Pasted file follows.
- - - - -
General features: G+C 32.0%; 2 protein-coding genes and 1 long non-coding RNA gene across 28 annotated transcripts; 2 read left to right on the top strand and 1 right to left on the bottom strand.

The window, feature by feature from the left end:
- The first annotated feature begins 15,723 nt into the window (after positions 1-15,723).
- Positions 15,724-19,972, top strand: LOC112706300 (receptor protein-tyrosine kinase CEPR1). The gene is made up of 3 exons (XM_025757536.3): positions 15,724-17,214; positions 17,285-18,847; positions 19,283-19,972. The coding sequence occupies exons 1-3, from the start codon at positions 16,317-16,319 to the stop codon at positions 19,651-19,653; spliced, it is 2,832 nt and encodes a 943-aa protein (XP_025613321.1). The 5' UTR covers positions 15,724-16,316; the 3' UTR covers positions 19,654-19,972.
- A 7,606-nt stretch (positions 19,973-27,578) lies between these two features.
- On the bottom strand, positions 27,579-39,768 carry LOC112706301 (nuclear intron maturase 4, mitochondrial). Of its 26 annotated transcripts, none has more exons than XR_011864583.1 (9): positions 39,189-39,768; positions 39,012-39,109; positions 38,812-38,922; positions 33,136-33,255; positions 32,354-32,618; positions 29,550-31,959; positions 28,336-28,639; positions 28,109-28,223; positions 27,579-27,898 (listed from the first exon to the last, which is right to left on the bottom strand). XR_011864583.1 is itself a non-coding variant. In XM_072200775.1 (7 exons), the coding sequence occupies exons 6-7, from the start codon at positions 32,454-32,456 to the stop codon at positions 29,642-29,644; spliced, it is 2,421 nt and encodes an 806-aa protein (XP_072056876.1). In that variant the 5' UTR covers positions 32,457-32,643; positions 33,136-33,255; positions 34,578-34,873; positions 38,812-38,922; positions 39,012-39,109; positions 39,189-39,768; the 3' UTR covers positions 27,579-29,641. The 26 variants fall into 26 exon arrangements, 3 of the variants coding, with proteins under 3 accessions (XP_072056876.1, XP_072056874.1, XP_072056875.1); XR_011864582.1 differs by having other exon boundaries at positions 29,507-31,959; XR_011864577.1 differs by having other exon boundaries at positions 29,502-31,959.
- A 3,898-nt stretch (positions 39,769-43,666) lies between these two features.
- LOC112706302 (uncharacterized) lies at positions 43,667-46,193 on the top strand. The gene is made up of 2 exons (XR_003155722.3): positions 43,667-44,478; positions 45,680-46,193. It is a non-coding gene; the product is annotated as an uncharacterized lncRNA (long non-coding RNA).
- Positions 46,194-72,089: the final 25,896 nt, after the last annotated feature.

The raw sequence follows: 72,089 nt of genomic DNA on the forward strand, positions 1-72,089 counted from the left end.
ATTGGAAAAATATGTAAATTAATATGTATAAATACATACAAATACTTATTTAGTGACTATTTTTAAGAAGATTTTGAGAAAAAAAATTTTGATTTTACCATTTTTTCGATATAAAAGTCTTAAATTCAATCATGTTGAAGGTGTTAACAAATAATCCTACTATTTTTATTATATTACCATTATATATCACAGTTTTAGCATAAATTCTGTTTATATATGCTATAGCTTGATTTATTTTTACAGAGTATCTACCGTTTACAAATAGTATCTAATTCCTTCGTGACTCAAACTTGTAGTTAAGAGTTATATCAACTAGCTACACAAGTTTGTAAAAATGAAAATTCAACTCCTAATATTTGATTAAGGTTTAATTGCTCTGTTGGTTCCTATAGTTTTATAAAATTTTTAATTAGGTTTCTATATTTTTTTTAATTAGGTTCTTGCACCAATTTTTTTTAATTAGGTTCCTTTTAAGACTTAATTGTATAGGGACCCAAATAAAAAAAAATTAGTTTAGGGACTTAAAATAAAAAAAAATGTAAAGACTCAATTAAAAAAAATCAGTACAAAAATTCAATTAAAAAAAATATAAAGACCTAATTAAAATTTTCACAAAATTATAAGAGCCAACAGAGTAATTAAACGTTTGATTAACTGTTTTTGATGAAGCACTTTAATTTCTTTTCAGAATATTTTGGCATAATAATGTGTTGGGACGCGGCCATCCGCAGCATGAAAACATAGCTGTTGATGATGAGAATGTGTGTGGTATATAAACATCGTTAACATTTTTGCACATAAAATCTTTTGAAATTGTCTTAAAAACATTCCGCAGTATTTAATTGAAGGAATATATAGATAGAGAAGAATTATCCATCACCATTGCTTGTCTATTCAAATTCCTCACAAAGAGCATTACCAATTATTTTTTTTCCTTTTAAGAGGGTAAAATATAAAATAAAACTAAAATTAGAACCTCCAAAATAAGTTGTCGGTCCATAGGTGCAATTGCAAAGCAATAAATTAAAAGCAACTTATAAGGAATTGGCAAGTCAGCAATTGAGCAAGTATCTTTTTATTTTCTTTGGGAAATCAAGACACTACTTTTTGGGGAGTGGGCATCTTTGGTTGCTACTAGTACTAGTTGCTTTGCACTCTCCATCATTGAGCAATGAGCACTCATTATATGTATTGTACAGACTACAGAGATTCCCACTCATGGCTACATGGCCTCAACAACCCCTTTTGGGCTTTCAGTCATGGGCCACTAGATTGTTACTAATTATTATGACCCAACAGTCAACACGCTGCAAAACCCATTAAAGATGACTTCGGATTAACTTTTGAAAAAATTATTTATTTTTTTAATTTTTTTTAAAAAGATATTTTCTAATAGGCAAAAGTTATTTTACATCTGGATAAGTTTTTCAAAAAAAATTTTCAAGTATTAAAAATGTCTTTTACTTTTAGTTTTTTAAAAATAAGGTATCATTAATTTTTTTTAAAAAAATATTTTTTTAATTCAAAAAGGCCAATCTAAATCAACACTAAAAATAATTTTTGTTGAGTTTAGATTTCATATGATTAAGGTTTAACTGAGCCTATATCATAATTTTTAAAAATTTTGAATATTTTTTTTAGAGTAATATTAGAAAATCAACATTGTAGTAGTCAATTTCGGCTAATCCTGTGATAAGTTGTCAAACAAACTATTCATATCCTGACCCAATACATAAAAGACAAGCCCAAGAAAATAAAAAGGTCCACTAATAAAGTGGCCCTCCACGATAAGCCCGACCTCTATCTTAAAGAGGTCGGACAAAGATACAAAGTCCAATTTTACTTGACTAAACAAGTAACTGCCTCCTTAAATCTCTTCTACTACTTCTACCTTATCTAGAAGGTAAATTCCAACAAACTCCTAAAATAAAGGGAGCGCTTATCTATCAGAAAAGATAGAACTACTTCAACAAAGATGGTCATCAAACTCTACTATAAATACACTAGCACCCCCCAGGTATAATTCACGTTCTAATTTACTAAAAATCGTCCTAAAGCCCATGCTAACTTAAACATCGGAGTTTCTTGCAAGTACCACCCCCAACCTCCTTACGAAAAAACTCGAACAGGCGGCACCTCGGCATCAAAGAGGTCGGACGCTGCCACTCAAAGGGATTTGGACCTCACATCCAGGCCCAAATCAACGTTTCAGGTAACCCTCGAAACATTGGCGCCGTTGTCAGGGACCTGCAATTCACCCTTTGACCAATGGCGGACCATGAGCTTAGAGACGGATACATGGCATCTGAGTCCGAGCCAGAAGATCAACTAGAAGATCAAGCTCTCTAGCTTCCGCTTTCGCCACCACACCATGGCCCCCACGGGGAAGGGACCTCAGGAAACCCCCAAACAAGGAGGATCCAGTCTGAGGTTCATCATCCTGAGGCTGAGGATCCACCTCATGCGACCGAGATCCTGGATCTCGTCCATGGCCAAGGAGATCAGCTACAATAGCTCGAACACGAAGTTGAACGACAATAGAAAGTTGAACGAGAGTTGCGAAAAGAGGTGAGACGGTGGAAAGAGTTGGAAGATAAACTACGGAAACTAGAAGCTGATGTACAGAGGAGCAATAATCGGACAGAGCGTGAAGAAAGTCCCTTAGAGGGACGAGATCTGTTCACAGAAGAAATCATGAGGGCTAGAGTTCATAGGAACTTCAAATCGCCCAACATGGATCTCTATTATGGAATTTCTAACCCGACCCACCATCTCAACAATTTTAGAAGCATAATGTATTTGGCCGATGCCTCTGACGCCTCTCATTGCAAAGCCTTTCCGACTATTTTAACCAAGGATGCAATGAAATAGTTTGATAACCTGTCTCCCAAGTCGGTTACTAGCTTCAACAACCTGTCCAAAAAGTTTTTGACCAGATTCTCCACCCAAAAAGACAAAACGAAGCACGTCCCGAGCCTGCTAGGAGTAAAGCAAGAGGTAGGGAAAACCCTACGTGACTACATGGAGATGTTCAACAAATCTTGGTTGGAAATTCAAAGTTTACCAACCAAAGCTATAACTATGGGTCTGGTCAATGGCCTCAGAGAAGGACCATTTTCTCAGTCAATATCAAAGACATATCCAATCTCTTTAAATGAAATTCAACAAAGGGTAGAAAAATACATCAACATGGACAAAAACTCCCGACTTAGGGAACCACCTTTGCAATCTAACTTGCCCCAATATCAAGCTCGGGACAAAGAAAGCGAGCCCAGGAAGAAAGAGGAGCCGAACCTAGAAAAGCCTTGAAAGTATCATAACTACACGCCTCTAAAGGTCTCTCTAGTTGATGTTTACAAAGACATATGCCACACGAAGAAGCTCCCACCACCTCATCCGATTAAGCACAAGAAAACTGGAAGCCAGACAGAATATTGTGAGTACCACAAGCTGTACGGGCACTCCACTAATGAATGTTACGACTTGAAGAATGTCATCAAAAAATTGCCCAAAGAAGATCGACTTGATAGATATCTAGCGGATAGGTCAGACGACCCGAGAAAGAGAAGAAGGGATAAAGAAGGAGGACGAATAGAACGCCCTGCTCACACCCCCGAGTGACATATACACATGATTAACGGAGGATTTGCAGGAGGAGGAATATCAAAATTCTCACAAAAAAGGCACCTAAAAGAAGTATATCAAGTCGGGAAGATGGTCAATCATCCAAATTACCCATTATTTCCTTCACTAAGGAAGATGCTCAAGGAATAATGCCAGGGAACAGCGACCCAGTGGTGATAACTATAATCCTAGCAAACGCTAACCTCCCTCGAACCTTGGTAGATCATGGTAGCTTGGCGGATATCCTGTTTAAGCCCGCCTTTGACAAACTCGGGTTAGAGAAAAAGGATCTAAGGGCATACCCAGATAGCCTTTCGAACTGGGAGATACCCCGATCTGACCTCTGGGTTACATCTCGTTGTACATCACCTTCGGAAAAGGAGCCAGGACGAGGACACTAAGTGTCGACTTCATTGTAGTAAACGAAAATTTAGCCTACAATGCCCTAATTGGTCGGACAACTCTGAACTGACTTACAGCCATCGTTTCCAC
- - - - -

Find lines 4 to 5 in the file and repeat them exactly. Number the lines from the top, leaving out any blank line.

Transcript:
- Positions 15,724-19,972, top strand: LOC112706300 (receptor protein-tyrosine kinase CEPR1). The gene is made up of 3 exons (XM_025757536.3): positions 15,724-17,214; positions 17,285-18,847; positions 19,283-19,972. The coding sequence occupies exons 1-3, from the start codon at positions 16,317-16,319 to the stop codon at positions 19,651-19,653; spliced, it is 2,832 nt and encodes a 943-aa protein (XP_025613321.1). The 5' UTR covers positions 15,724-16,316; the 3' UTR covers positions 19,654-19,972.
- A 7,606-nt stretch (positions 19,973-27,578) lies between these two features.